A scene of the suburban ideal, circa 1910. At the left, a two-car interurban train of the Spokane & Inland Empire Railroad drops off passengers and express from the metropolis on its way to Liberty Lake. At the right, a country store advertises dry goods and shoes; out front is an automobile, the first of what will become a horde in a few years. In the center, and along the tracks, are the magical electric lines that run the railroad, light the store and houses, and pump water for the orchards. Photographer unknown. Negative no. UW6323
This was the wedding of Mr. and Mrs. Jens Moe, the first to be held at the New Salem Free Lutheran Church in Silvana about 1900. The photograph was taken by the owner of the town's general store. Iver Botten photograph. Negative no. UW5246.
The accommodations may not be elegant, but they are sturdy. The hotel at Nespelem was photographed about 1910 by Dr. Edward H. Latham, resident physician on the Colville Indian Reservation and an expert amateur photographer. Latham photograph. Negative no. UW4852
A housing project takes shape near Moses Lake in "a scene typical of much of the Columbia Basin Project irrigation area today, as the delivery of the first gravity irrigation next spring nears." The first water reached the area in 1952. US Bureau of Reclamation photograph. Negative no. UW16760
The roads are nearly bare of traffic on the new highway crossing Mercer Island. The completion of the Lake Washington floating bridge east from Seattle in 1940 opened the island to rapid suburban development after the end of World War II in 1945. Asahel Curtis photograph. Negative no. 65460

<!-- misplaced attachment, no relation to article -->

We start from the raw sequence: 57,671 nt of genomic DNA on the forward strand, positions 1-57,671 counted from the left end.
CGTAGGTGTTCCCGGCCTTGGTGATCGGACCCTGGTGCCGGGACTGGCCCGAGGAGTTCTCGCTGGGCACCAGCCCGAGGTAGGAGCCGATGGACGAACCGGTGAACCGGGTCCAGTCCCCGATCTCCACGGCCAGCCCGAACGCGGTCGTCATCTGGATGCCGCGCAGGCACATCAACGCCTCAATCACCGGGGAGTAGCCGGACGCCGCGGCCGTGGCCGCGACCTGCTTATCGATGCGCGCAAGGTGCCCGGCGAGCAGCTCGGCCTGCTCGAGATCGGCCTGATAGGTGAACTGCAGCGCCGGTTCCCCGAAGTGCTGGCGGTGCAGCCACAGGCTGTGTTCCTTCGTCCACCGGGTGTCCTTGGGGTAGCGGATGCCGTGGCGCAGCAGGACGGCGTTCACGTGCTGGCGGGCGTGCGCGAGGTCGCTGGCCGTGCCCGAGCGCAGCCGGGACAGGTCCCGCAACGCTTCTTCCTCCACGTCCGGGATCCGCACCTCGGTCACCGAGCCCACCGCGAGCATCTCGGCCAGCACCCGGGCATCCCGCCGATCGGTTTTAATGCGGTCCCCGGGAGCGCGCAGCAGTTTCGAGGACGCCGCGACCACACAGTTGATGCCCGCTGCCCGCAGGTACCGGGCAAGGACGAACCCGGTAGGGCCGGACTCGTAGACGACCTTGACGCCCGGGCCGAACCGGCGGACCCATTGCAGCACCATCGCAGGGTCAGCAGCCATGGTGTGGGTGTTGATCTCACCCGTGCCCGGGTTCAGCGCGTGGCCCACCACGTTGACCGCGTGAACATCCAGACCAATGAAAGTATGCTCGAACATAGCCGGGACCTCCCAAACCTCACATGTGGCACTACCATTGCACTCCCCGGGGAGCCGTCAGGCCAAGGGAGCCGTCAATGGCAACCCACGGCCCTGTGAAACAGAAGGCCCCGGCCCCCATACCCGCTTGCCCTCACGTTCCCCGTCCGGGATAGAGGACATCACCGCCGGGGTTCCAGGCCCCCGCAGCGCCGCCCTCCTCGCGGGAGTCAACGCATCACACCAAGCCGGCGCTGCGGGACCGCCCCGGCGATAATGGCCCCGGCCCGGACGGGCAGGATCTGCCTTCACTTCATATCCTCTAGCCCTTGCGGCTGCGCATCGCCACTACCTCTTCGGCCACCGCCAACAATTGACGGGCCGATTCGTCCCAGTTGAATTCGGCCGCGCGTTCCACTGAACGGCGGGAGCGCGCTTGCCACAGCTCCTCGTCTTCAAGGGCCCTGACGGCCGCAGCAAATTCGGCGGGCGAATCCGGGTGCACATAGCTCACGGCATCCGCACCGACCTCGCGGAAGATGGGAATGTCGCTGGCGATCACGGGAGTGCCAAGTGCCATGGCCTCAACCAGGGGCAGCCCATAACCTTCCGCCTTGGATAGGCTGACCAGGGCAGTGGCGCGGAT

Citizens of Ilwaco, and military men from nearby Fort Columbia, gather around the body of a large sea lion, "killed May 5, 1896," near the mouth of the Columbia River. Photographer unknown. Negative no. UW 16759
Surrounded by a weathered picket fence, this is the grave of Mary Kitsap at St. Peter's Catholic cemetery in Suquamish, photographed in 1911. Asahel Curtis photograph. Neg. no. 20094
The wheat harvest is underway at the Bush family farm, located near Oak Harbor on Whidbey Island, in a photograph taken in the 1890s. Photographer unknown. Negative no. UW5537
A woman holds the reins on a horse-drawn combine as it works through a wheat field in Spokane County in the early years of the twentieth century. Photographer unknown. Negative no. UW1664
Late morning, Sunday, October 11, 1925: the crowd is celebrating the driving of the golden spike, completing an extension of the Milwaukee Road railroad tracks to the Union Wharf in downtown Port Townsend. That day brought another significant change to transportation to the city and to the Olympic Peninsula, as trains from Port Angeles now connected directly with a new twice-a-day boat to Seattle. The newly remodeled Olympic (formerly the passenger steamer Sioux) could also ferry 45 automobiles. Photographer unknown. Negative no. UW5132
Population in the state of Washington increased rapidly during and after World War II. By 1949, Tacoma, the state’s second-largest city, had about 139,000 residents, but, as the scribblings on the sign suggest, the figure was rising. Howard Clifford photograph. Negative no. UW834
There is unmistakable optimism here, as a young man proudly poses behind an infant tree in a newly planted orchard. The optimism was probably warranted. The spread of irrigation in Yakima County where this picture was taken in the early 1900s, helped to create an immensely successful fruit industry in the State. Photographer unknown. Negative no. UW7040